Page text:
When you are in Nespelem at noon, go to the Nespelem Community Center for the midday ball. In the past, players have included CBC members, managers, front-line employees, community members, high school students and out-of-town visitors. They play by 1 and 2, the first and last games are at 15, the others are at 11, victory by two.
Players shoot for teams and the oldest player on the field shoots for the ball. The games can be very competitive, but not all shots are serious. Older players rely more on their wits than on their speed. Lucky shots, missed shots, contested shots and strikes remind everyone that no one is immune to the magic of Noon Ball. A scorecard with blue and red numbers loses track of time as games come and go. A bit of visitation between games occurs, but there is urgency to start the next game. Players need to get back to work.
Most of the time, younger players sit on the chairs near the baseline, older players sit on the stage, and latecomers sit on the bleachers. They wait for their turn. Both teams are praised for their play when they return to rest between games. The team with the next game sets up easy shots while waiting for the other team to get a drink of water and rest a bit.
The games gradually become more serious. No one wants to walk away with a losing record for the day or the week. There’s not much you can do when the game is only at 11 and the other team is getting quick points or knocking down 2s. Midday Prom Dynasties expire once lunch is over. ended. Everyone is there to steal a game, a point, have a good time and laugh. Those who emerged in the 80s and 90s extend their athleticism on the field every time one of their shots goes down, while the next generation is on a fast break with hallelujah jubilation to etch their names on the field with their hearts.
If games at Nespelem are urgent, then games at Omak Community Center are deliberate. Players know to show up a little before 6 o’clock in case the youth teams finish earlier. Once the lineup begins, the oldest player gets the first hit, then it’s any man or woman for themselves. If it was Harry Potter, the ball would be the Sorting Hat. Players begin to take their shots and teams quickly fill up as some normally reliable shooters take their third or fourth shot, still unable to team up except to play for Slytherin as they couldn’t find the back of the net. There might be a four-to-five game to look forward to on some nights.
The first person from the first team shoots for the ball. Not everyone pays attention to the shot until they need to know if they are preparing on offense or defense. Someone will point out who shot the ball and missed. The shot on the ball does not count unless a player from the other team witnesses it. It’s shirts against skins, the eternal struggle. The defense usually starts with a zone, and the attack will place a player in the high post and the ball is checked as people arriving on time come through the door, surprised to have missed the shot for the teams. All players know each other, what they are able and unable to do and try to limit the former while exploiting the latter. If you don’t know either, then your game could be very short.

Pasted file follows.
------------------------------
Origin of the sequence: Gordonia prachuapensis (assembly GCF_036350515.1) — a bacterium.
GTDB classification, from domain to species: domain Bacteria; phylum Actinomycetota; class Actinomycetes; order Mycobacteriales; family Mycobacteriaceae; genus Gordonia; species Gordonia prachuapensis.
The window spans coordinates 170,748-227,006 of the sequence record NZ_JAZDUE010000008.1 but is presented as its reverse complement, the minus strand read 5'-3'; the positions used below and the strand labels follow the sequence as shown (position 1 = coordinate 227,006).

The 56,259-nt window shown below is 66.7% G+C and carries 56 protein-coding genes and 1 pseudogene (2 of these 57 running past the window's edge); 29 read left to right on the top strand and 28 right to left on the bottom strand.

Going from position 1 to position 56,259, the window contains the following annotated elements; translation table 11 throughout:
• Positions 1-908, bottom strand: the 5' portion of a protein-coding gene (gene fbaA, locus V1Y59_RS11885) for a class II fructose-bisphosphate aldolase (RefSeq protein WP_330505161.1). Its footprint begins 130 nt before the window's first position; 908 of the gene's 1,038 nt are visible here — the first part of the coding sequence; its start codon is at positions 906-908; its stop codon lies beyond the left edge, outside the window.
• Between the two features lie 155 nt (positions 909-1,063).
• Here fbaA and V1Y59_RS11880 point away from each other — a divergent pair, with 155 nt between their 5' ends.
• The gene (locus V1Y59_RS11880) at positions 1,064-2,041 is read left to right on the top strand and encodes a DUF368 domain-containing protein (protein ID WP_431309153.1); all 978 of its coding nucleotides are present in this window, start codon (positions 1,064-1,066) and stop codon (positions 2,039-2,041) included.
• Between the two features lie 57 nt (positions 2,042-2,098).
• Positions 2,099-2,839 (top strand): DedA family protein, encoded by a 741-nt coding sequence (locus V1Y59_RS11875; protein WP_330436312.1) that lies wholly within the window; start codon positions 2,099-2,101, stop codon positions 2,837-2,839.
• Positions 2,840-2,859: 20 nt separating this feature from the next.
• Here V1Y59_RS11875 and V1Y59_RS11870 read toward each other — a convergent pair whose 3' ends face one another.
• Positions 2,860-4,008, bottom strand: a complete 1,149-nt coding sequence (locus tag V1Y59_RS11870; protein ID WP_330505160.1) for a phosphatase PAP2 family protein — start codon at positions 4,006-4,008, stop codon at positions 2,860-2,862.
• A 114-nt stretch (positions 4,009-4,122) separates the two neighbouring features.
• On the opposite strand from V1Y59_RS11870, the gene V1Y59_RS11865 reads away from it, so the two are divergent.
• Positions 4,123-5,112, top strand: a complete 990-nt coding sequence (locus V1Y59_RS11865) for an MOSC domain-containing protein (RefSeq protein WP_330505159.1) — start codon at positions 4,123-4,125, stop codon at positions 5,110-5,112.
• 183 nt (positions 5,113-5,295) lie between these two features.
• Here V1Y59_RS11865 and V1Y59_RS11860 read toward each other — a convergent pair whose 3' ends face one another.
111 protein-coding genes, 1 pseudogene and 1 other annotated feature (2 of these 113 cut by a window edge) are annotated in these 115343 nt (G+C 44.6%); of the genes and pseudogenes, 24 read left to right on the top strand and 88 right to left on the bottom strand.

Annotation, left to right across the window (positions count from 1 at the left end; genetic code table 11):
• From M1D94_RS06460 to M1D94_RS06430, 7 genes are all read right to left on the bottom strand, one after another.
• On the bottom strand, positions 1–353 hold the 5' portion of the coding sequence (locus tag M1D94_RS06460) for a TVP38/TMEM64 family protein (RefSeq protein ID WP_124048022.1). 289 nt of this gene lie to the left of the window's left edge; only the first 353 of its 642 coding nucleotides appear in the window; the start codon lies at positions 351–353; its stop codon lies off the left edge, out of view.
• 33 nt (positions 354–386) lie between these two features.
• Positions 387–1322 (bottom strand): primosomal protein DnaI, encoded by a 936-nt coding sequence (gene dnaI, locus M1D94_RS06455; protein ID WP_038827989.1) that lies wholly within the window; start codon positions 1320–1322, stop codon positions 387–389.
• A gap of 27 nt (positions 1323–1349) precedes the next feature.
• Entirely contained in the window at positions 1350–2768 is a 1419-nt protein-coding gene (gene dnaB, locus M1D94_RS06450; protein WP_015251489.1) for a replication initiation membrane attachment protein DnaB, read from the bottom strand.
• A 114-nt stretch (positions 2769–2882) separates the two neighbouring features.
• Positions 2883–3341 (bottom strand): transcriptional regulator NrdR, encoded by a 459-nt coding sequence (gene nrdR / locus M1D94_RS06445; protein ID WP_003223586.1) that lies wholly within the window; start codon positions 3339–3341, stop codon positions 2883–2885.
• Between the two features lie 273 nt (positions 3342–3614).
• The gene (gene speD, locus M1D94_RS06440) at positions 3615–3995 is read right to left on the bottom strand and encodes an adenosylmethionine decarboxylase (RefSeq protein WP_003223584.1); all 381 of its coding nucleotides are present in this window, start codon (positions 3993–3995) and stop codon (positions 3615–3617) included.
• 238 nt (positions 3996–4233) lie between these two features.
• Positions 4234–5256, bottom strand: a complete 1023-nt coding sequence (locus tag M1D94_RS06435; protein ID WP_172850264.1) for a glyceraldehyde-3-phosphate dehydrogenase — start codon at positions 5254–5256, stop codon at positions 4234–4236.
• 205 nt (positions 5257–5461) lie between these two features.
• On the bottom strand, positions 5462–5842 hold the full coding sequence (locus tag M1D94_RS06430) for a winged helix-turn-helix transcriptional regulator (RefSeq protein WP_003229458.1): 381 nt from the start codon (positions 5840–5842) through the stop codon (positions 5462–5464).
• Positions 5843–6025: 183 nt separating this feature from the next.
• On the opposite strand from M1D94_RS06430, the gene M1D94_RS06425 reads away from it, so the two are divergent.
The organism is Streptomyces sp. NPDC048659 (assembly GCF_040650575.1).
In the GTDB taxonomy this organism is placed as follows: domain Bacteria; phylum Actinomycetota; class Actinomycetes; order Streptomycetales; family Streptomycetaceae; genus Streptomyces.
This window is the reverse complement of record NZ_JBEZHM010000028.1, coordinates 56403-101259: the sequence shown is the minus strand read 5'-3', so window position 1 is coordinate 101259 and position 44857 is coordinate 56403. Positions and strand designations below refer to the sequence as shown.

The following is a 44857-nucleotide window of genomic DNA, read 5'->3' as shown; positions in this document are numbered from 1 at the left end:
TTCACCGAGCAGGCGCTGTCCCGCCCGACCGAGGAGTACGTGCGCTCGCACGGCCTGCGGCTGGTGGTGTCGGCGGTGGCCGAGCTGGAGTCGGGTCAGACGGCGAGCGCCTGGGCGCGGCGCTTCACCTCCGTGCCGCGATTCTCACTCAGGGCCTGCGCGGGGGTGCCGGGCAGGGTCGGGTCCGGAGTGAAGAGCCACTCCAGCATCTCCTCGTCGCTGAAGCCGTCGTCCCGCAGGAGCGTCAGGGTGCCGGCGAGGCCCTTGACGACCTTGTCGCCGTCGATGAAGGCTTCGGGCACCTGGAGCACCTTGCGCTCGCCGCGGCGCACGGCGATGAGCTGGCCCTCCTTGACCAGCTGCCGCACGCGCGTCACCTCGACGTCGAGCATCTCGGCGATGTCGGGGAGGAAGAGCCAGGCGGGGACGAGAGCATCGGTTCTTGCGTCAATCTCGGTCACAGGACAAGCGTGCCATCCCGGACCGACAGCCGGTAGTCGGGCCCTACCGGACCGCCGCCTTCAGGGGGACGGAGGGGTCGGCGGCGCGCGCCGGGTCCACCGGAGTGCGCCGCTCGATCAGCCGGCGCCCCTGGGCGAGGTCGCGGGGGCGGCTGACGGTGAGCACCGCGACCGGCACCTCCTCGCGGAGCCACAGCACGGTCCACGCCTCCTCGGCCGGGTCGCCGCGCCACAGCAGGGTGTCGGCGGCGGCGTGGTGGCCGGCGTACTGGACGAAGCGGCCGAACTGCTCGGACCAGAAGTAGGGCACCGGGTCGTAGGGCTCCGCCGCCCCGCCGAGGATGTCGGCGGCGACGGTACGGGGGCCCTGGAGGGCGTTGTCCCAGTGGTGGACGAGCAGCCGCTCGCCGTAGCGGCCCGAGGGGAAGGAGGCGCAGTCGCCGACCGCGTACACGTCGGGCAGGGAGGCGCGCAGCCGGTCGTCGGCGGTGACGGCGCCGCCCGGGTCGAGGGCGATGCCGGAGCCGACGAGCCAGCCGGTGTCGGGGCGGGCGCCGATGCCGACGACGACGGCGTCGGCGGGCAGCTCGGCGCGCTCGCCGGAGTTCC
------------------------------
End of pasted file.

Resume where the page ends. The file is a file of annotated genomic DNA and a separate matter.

Music is playing on the speakers. The same type of scorecard used at the NCC is used at the OCC and many of the same players make the trip. The evening seems endless. They call their own fouls, they control inbounds and out of bounds, trips, double dribbles and sometimes dodgy calls out of necessity to extend the game. The players waiting to enter offer their whistles, but the only referees are the 10 players themselves. The final resolution is to shoot it, as the saying goes, “The bullet doesn’t lie.”
The players shoot to warm up on the side hoops and on the main court as the match in progress takes place at the far end of the gymnasium. They bring their children who shoot while they play. Lucky parents can be in the field with their children. An errant rebound off a side hoop has been known to stop a game halfway through, sometimes at a pivotal moment for both teams.
Player numbers swell during Christmas and Spring Break. Players also show up on tournament week for places like Spokane, Ft. Hall, Warm Springs, Yakama, Lytton, Kamloopa, Lapwai and Tulalip. They post their teams’ fortunes on social media and bring home stories of the referee’s bad officiating, how far their team has come where they’ve won or lost. They tell their stories as the civilization they call basketball reigns before them, a laminar flow of attack against a cacophony of defense.
Every hoops night must have an end. Many players have already left, having had their share of opportunities to win one, or satisfied with having won a few victories in the evening. Some leave empty-handed, not a “W” in their name. Players come to compete, prepare for next weekend, help the next generation, recharge their batteries. As they say, “The ball is life…”
OCC Hosts Iron-5 Basketball Tournament
OMAK, Washington- Omak Community Center hosted a 12-team, double-elimination open tournament on April 23-24. In addition to the reserve players, players also came from Pateros, Spokane, Wenatchee and Canada to play.
Games were 21, par 1 and 2, with a time limit of 25 minutes, call your own fouls (similar to HoopFest). Nate Pachosa’s team ran the tables, finishing with a 4-0 record. They beat the Syilx team from British Columbia, led by Treyton Waardenburg. Entry to the tournament was free and was to be a warm-up for the Battle of Nations in Spokane, where the CTC is sending several teams.